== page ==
It was an important building because it had a large footprint: 300 feet by 130 feet deep. The area was beautiful and had a lot of Jewish people who lived in the area.I don't know everything that happened prior to my father taking over, but he continued a great tradition of Jewish culture. Jewish people were able to get kosher meats in the building, there was a kosher butcher and a lot of everyday necessities like a hair salon and barbershop. We had all of the service businesses one would need, and when we weren’t servicing the building, we provided entertainment to everyone on the beach.

If they couldn’t go to the Lincoln or Flamingo Theatre, they were able to go several blocks and have a central meeting point where people spoke Hebrew or Yiddish. Everybody wanted to go to the movies or vaudeville at that time, so it has always been a place for people to meet and be entertained from the day it was built. 

I would say, it was seemingly all things Jewish. I don’t know what it was in the 1930’s, but when my father took over in the early 1950’s, Vaudeville was there.

On March 24th, 1967 on the corner where the Playwright Irish Pub is currently, we opened a new theatre and called it the Plaza Art Theatre. The first film featured Essie Person in a movie called “I A Women,” but the gem of the property was the cinema theatre.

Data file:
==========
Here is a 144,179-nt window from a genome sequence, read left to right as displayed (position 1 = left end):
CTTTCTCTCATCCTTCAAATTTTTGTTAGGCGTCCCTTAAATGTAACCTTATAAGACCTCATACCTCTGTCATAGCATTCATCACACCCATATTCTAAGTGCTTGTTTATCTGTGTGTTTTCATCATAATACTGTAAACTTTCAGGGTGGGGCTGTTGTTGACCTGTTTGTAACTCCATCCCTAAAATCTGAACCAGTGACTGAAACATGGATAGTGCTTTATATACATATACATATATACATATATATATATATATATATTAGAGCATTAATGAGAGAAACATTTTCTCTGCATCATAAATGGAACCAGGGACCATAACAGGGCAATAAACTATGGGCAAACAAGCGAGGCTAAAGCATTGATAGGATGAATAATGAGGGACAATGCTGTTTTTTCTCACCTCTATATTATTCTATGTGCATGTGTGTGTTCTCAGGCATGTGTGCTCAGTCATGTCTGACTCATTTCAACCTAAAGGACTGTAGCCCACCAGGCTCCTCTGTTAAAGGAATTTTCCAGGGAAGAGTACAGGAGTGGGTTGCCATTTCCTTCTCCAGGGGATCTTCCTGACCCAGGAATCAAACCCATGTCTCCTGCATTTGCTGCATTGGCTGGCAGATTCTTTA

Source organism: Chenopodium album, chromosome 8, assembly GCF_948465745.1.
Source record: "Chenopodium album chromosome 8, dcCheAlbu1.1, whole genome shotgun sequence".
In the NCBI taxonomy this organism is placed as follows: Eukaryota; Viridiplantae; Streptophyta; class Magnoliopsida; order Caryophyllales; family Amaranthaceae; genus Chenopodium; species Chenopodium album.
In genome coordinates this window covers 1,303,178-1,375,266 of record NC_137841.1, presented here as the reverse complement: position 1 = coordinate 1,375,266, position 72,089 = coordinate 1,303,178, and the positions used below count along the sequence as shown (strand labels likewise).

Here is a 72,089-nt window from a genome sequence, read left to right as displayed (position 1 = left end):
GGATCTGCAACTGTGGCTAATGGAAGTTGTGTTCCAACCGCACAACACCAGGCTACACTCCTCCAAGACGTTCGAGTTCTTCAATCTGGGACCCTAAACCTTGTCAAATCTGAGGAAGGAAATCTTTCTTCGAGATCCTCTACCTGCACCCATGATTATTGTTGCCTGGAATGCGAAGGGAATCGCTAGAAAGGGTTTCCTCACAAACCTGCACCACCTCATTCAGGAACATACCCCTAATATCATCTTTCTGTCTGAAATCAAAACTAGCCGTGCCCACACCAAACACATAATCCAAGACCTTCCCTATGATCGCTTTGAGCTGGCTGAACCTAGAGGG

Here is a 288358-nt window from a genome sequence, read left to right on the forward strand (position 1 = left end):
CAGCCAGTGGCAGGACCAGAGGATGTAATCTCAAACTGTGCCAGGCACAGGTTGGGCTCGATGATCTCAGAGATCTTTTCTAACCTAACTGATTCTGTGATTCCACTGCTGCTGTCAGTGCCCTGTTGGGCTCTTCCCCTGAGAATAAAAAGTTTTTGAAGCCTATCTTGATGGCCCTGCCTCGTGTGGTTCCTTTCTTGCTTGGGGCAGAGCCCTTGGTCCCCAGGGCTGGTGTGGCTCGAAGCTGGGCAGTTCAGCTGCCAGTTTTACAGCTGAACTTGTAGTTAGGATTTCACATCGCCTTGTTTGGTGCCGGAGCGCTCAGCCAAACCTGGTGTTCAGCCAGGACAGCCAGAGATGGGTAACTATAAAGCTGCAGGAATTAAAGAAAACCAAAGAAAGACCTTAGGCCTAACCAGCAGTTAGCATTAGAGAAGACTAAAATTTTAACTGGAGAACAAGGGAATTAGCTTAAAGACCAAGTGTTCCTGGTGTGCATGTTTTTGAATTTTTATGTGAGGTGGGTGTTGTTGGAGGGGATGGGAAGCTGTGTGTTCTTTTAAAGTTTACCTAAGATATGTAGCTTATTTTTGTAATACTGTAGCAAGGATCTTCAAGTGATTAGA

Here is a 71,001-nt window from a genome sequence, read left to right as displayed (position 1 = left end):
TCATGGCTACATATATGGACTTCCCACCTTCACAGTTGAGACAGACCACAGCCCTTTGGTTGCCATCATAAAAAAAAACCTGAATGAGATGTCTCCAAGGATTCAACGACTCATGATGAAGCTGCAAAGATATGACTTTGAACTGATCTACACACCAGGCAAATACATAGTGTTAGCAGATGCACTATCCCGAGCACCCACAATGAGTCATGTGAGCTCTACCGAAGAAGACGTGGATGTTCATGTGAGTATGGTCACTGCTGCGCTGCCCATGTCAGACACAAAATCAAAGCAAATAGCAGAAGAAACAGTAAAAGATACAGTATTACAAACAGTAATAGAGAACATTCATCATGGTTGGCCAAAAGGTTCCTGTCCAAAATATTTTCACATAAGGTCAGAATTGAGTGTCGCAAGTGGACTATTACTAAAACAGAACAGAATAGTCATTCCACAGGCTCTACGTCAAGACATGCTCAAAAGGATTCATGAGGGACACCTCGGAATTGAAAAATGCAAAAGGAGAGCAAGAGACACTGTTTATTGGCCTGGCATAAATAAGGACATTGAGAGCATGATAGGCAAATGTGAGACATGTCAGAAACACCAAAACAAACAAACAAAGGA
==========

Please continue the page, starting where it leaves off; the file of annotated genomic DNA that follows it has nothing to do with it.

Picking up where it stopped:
The Cinema was a traffic generator. We are also unique because we area cross from the US Post Office. It was a well-traveled block. The theatre closed in 1976 – 1982 because there was not enough business to keep it open.

Troy E. Wright
Miami Beach has made a lot of changes over the last decade. Thankfully to combat the downside the property owners on Washington Avenue started the Washington Avenue Business Improvement District (BID). Since that time Pedestrian traffic is rising and vacancies are going down. What do you think it's going to take for Washington Avenue and Miami Beach to continue growing in the future?